2. Sergei Gonchar, “He won’t be shopped, but you can be assured Murray will listen to offers. The Senators were pleased with the way Gonchar finished last season. He was a strong, consistent performer.”  If anyone can figure out how this adds up to being moved they are welcome to explain it to me.
3. Robin Lehner, “The club wasn’t thrilled with the way 20-year-old Lehner developed last season in Binghamton. His work ethic was called into question, but he’s showing signs of maturity and that’s a positive for his career.”  I’m not sure if Garrioch means the organisation called his work ethic into question or not, since only the former is relevant.  Regardless, why give up on a young player when all you would get back is another young player with question marks?  It makes no sense, particularly given the great unknown that is Ben Bishop as an NHL-regular.
4. Zack Smith, “If he’s moved, Smith is simply a victim of depth at centre.”  I get the feeling Garrioch was pulling names out of a hat–or else trying to rationalise how to make room for his Chris Kelly rumours.
5. Bobby Butler, “The Senators will likely try to get something done after Butler scored six goals in 56 games this season, but it would be a tough sell for any team to give him a fresh start with that contract attached.”  The only realistic name on the list (as echoed by Lyle Richardson), I don’t think Butler will be as hard to move as Garrioch thinks, given that Matt Gilroy has already been traded twice based on his college career rather than his NHL achievements.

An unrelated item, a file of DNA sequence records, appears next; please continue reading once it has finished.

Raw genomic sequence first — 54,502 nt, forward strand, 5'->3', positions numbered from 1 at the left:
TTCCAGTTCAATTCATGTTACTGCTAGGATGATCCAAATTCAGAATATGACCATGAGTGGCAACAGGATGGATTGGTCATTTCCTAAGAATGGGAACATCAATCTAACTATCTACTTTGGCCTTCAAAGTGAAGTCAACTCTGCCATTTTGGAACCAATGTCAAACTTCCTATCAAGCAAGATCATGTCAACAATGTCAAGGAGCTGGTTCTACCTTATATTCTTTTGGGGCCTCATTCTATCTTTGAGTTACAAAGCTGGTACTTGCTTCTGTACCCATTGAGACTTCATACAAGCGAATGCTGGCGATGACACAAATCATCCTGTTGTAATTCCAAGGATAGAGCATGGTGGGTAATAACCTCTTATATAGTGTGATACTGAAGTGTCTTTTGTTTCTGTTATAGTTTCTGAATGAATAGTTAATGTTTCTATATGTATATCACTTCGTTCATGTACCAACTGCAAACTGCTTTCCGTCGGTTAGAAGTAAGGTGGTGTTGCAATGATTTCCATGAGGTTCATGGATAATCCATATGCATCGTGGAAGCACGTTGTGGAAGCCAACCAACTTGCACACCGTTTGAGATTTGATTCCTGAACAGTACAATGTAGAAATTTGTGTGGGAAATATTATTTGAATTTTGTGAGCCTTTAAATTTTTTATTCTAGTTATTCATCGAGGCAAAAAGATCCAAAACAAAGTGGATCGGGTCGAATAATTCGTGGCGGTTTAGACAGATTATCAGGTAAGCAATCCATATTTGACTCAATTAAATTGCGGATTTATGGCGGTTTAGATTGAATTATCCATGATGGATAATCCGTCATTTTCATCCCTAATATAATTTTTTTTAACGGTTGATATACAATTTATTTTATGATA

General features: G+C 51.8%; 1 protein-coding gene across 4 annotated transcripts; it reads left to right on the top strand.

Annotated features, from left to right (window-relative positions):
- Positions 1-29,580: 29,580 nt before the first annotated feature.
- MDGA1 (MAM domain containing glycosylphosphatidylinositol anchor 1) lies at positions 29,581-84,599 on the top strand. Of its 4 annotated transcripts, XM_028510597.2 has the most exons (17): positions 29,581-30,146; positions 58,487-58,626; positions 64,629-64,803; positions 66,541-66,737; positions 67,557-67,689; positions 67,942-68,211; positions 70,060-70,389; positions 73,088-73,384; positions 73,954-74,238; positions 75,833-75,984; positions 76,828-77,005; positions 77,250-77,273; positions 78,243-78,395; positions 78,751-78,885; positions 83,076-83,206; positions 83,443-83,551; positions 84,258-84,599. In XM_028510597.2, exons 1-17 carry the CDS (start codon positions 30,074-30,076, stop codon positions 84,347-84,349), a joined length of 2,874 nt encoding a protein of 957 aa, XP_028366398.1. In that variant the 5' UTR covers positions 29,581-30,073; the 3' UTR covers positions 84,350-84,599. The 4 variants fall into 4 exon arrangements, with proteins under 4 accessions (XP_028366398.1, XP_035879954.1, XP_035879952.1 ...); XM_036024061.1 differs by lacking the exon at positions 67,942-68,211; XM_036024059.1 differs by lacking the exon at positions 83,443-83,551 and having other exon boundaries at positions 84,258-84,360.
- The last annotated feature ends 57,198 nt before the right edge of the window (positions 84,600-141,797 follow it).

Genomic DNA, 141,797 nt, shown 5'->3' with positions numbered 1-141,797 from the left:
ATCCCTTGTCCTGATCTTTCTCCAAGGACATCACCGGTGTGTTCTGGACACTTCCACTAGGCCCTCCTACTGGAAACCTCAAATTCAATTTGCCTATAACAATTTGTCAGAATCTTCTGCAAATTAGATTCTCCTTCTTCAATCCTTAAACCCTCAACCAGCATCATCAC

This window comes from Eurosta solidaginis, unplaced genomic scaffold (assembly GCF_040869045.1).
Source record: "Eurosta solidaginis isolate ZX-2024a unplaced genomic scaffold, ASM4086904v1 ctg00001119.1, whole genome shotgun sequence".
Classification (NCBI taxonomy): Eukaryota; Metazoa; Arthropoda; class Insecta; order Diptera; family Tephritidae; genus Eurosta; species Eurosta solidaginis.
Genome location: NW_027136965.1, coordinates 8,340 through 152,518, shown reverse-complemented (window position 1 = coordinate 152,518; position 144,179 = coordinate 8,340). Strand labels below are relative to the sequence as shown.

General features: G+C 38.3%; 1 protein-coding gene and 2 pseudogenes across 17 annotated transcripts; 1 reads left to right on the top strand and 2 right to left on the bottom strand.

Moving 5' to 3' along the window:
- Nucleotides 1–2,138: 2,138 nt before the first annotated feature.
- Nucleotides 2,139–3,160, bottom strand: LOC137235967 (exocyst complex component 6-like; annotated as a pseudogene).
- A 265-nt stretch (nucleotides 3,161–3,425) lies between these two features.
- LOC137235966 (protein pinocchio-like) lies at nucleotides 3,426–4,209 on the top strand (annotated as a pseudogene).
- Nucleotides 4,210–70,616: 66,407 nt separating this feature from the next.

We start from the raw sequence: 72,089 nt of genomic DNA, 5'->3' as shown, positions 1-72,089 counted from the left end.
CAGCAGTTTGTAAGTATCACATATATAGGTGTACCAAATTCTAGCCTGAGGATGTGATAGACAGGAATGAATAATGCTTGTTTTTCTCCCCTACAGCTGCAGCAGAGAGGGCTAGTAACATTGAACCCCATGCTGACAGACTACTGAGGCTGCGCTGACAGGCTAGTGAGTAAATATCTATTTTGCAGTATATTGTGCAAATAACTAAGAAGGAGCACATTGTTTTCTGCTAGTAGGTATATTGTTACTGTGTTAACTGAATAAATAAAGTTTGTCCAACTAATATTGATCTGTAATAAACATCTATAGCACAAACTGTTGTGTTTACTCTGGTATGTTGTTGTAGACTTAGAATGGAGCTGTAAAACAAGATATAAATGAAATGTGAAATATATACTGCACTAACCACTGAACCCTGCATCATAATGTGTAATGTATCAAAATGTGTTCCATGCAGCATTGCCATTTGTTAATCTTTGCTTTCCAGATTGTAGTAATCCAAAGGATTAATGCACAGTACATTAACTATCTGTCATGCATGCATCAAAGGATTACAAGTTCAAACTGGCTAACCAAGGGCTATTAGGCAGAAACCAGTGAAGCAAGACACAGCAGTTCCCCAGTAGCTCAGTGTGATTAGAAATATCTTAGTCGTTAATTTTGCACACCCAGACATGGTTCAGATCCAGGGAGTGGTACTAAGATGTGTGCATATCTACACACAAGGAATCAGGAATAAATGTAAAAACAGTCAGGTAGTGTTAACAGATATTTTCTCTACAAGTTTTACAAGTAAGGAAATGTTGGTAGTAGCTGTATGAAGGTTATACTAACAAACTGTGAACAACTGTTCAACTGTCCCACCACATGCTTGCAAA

DaveYoung digs into Nick Foligno‘s numbers to assess if he’s a top-six talent.  He points out that 4 of Foligno‘s 15 goals were of the empty-net variety and that he lead the team in secondary assists ratio.  Dave concludes, “So even in a career year for Nick Foligno, his numbers were skewed by secondary assists and empty net goals. If he doesn’t get those empty netters, and only scores 11 goals on the season, is that what we are looking for from a top-6 player? I don’t think so.”  I also think Foligno is better suited to third-line duty.

Varada suggests fans overvalue their prospects (true) and that a proven commodity like Rick Nash is worth the salary and flatlined production.  In essence, he suggests the ridiculous package Columbus is looking for is worth it.  I understand Varada’s point, but there are three things to keep in mind here: 1) organisations that constantly trade away their prospects (like Columbus) don’t succeed long term or (usually) at all in the post-lockout era, 2) the numbers Varada sites (“even if Nash “only” scores you 25-30 goals for the next few years and never breaks that 70 point barrier again“) are Milan Michalek numbers–I’m not suggesting they are the same player, but if that’s the production you are going to get for 7.8 million you really are better off waiting and hoping for your prospects to pan out, finally 3) there’s no chance Nash will accept a trade to Ottawa.